Thursday, June 09, 2011

Apple changes in-app purchasing rules for publishers

Apple has changed a couple rules on how in-app purchases will work, which could have an effect on publishers selling subscriptions. AllthingsD has a good roundup of the changes, notably:
  • As long as publishers don't have an in-app button or external link within the app to purchase a new subscription on an external store, publishers can display subscribed content, and get around giving Apple a 30% cut of revenue.
  • Publishers can now markup subscription prices within apps to cover Apple's cut of the subscription price.
Neither situation was allowed previously. Publishers couldn't offer in-app subscription content without giving Apple its cut, unless that same content was available both inside & outside the app for purchase; and secondly, the in-app price for subscriptions had to be the same or less than publishers were offering on their outside store environment. Advantage: Apple.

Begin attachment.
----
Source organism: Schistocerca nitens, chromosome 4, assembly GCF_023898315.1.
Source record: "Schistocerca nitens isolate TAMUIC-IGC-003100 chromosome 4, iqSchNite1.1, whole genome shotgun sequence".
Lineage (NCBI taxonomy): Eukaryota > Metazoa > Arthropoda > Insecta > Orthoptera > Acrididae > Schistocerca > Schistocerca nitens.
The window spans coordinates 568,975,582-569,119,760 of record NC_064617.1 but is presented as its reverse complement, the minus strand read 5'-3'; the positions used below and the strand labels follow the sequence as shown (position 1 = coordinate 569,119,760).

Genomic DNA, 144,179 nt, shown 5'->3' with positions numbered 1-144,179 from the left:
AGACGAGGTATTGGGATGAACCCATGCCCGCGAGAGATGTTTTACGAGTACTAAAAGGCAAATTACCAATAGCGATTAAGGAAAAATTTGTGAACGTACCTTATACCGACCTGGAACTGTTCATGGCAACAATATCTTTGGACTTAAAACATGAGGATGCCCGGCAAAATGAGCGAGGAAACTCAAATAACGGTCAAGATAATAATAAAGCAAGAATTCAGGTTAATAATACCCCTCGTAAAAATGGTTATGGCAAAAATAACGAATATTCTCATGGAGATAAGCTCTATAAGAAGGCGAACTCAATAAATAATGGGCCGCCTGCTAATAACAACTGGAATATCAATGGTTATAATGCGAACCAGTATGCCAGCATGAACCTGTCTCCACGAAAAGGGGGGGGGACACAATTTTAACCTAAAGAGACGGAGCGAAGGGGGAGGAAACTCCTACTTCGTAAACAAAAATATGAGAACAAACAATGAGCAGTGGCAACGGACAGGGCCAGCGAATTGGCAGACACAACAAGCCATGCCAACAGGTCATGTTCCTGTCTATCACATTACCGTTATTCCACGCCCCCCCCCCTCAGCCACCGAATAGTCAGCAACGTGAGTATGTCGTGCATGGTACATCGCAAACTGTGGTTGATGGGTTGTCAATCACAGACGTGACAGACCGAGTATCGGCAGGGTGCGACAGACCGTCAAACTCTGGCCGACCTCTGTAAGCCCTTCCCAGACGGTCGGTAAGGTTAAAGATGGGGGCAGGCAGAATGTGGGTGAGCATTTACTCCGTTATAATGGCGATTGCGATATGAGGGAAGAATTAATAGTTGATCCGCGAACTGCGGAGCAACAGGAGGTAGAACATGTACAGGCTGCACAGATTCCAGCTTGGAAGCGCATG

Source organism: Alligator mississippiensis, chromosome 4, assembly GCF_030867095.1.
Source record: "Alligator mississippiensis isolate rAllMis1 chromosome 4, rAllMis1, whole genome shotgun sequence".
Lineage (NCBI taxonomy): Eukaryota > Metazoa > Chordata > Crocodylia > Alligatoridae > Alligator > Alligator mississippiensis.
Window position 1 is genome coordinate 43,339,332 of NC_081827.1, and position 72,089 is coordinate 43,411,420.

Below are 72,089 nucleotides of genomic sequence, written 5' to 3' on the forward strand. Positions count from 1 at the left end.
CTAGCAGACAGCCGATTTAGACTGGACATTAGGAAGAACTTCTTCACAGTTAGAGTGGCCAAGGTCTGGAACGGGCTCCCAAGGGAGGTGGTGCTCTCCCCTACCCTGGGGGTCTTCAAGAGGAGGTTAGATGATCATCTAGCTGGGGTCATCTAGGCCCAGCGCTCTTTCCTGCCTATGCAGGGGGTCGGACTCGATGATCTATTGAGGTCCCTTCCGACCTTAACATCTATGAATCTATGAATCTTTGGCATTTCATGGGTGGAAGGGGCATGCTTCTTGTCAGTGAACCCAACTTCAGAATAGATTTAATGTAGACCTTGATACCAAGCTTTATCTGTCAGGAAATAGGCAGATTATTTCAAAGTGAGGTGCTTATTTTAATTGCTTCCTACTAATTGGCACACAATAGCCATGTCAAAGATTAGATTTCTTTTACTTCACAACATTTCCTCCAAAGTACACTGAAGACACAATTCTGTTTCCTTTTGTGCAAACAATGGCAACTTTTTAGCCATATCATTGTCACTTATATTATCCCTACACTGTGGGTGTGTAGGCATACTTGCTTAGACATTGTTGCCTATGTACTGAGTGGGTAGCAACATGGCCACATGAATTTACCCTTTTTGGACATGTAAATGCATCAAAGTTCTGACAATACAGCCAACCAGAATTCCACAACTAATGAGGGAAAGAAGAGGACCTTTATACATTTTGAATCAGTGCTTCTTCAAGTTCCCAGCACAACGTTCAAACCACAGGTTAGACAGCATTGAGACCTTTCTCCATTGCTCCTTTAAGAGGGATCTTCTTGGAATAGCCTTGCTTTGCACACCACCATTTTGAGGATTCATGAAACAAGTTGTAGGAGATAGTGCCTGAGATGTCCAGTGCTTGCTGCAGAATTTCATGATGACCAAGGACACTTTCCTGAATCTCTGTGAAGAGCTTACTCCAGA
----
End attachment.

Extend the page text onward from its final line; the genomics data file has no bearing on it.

Is this enough to bring the big publishers into Apple's fold? Perhaps. The door has certainly been opened. But the problem, as I see it, is that neither side is bringing everything to the table. Apple was quoted in the article as having billing relationships "with 225 million customers", which could be a huge boost to digital subscriptions.

That's great. But they also want a 30% rev-share without providing much more than audience access. Something publishers currently have in a non-digital format, in spades, along with a big chunk of audience loyalty. The price is simply too steep for publishers not to build their own distribution channels. If Apple wants to own 'the pipes', they need a better sales proposition.

It's like cable T.V. without the network programming -- good content sounds easy; until you try to fill 500 channels.

Good businesses should know when they're getting greedy. It seems that Apple's got their eyes open now; but whether they can become a utility-like company (in the gas, hydro and telephone company sense) will depend on their long term vision. Investing now, for becoming infrastructure-esque later... Unfortunately, as much as I like Apple, I think they've got the blinders on.

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